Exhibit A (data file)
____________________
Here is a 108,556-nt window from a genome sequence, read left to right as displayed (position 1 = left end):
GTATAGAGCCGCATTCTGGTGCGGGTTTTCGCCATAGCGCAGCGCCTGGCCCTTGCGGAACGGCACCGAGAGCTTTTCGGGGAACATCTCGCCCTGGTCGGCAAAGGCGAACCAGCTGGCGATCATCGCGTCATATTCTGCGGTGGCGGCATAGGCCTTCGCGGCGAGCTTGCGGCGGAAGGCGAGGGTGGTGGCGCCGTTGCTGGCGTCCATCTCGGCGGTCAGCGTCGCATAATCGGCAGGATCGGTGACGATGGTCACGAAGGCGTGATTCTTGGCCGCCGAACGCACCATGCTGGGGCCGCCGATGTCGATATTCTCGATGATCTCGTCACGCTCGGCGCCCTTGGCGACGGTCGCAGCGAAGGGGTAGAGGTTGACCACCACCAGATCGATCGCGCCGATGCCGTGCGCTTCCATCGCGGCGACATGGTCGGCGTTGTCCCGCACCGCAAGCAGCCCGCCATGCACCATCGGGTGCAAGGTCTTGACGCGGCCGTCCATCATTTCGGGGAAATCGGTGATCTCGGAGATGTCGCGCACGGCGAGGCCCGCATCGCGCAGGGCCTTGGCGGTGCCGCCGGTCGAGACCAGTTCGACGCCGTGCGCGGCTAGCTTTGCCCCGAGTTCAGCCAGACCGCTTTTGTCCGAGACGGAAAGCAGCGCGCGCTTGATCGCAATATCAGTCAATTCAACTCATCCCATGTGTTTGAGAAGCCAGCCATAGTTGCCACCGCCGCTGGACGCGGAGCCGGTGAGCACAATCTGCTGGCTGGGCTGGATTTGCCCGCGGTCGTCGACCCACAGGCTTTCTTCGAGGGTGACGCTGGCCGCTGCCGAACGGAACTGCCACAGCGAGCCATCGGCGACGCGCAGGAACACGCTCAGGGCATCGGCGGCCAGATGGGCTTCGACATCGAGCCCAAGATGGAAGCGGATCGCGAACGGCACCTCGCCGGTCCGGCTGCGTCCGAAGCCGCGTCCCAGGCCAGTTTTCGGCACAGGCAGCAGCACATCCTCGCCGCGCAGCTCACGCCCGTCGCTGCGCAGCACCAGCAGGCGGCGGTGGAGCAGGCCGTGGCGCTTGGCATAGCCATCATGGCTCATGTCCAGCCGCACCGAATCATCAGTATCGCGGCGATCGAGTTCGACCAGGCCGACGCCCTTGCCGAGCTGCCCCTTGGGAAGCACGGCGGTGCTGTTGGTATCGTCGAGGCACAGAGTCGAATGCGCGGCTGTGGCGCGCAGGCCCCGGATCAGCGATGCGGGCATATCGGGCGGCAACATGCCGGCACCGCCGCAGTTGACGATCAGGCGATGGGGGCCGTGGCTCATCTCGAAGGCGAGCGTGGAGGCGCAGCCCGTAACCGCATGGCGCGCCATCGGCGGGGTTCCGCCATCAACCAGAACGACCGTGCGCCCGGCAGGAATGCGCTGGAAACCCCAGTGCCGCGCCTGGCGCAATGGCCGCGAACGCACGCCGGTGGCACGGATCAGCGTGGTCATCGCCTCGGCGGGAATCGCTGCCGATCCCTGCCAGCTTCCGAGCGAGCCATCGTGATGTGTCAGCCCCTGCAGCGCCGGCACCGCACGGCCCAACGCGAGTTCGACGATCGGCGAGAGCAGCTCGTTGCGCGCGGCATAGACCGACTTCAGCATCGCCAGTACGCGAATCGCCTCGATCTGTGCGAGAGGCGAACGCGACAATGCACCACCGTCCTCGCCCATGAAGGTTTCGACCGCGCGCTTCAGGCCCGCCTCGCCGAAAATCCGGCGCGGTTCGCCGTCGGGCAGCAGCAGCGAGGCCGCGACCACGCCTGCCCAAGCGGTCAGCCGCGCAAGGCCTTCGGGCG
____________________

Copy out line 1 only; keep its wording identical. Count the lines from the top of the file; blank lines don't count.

Here is a 108,556-nt window from a genome sequence, read left to right as displayed (position 1 = left end):